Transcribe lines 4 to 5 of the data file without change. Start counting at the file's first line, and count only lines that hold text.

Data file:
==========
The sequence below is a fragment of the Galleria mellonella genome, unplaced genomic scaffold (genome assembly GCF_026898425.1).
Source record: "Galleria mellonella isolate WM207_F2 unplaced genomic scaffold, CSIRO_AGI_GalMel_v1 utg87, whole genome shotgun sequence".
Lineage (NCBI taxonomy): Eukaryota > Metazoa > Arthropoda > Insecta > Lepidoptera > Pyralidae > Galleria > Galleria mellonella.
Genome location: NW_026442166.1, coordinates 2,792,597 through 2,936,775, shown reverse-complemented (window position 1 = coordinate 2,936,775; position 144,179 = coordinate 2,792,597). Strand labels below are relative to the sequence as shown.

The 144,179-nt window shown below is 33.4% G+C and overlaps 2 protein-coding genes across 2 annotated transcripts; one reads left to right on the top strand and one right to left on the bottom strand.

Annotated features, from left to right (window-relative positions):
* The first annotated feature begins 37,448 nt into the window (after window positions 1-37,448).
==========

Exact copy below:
Genome location: NW_026442166.1, coordinates 2,792,597 through 2,936,775, shown reverse-complemented (window position 1 = coordinate 2,936,775; position 144,179 = coordinate 2,792,597). Strand labels below are relative to the sequence as shown.

The 144,179-nt window shown below is 33.4% G+C and overlaps 2 protein-coding genes across 2 annotated transcripts; one reads left to right on the top strand and one right to left on the bottom strand.